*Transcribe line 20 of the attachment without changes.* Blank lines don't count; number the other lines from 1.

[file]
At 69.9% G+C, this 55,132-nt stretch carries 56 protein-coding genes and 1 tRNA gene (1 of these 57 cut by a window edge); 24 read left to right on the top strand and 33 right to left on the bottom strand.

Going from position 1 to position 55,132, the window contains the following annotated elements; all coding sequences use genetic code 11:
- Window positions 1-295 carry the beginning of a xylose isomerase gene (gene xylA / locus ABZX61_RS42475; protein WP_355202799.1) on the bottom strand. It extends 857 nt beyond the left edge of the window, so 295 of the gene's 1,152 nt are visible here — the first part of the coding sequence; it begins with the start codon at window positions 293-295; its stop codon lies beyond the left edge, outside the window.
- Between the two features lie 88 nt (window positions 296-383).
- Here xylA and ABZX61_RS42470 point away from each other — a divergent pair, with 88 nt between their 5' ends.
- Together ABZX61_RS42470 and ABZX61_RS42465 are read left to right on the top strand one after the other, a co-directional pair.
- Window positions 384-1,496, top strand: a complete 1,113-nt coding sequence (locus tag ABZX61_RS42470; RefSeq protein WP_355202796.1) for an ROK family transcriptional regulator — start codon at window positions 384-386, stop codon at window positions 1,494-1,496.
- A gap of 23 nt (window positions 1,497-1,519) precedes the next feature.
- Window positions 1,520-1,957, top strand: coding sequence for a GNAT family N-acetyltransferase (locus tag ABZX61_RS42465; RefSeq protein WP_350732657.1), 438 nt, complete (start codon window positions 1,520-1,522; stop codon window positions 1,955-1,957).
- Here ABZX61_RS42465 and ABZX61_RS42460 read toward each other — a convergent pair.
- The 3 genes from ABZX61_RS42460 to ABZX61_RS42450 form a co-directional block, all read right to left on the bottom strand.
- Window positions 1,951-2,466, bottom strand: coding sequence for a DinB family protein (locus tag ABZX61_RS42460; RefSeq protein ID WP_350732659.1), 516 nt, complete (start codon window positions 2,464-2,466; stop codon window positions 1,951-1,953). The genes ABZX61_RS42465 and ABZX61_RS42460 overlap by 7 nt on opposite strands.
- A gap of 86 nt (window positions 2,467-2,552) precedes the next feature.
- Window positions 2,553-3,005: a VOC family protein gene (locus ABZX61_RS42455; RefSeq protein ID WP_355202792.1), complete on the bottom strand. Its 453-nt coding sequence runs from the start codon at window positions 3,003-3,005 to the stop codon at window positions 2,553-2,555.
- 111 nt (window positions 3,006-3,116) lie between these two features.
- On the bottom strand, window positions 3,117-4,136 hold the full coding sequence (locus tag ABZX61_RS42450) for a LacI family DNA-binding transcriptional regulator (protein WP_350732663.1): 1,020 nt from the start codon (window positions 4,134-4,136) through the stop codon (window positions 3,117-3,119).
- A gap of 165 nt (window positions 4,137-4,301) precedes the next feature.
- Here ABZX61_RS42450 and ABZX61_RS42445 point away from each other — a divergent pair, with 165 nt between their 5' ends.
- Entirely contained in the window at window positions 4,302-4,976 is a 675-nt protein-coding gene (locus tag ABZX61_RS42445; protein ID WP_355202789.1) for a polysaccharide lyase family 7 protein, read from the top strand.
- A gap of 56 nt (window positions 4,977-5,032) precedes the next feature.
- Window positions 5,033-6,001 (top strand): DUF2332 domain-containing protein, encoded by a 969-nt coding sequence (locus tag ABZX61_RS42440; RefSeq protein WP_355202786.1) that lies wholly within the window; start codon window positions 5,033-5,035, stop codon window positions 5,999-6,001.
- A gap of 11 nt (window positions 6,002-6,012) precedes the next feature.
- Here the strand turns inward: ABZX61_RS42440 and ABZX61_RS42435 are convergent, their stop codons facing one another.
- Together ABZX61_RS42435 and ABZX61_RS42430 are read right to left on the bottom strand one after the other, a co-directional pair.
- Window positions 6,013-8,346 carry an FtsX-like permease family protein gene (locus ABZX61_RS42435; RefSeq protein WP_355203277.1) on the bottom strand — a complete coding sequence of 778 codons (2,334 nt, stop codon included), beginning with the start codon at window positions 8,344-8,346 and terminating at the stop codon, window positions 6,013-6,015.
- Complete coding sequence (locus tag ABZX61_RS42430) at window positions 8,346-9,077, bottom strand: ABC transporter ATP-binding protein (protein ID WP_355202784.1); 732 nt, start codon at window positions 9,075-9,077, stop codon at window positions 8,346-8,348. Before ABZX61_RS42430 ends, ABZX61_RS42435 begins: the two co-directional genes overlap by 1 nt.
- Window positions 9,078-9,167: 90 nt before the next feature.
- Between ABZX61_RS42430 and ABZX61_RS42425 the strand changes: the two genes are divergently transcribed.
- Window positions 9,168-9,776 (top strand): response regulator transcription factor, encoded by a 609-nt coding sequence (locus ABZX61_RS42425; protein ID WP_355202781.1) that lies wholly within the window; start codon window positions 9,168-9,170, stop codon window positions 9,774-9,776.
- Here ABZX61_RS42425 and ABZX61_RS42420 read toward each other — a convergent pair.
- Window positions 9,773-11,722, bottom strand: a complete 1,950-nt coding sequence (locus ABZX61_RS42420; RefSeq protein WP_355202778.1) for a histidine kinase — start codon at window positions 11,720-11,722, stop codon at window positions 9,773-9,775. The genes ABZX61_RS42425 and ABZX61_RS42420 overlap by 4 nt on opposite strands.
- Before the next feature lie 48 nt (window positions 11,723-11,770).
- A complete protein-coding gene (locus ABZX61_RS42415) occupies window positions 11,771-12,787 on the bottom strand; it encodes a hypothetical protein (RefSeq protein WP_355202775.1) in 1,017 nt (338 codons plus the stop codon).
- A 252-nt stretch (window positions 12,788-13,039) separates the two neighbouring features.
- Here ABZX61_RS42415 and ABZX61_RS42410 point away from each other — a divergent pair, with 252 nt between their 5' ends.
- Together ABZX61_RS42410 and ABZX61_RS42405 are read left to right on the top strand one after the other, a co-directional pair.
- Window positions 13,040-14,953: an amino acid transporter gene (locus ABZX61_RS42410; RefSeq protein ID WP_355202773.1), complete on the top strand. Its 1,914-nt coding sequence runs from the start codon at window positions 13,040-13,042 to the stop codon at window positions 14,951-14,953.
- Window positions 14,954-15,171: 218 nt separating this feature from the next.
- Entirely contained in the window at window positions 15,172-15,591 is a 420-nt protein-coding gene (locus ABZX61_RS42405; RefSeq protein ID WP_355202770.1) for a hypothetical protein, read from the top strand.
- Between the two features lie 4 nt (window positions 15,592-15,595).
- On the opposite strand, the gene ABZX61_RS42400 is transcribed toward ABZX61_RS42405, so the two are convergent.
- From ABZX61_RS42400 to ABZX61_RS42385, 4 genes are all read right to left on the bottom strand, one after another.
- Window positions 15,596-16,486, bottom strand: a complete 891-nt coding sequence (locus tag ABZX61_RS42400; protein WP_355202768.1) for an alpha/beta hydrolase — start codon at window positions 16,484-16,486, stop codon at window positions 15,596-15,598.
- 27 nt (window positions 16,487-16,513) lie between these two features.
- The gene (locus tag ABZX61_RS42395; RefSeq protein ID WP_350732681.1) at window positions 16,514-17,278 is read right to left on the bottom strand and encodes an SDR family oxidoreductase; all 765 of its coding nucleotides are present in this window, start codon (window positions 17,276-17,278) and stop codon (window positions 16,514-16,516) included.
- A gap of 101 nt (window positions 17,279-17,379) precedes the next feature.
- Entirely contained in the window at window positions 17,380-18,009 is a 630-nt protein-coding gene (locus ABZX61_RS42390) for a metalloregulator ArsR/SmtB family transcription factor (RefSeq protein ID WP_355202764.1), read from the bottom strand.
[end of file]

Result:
- A gap of 56 nt (window positions 4,977-5,032) precedes the next feature.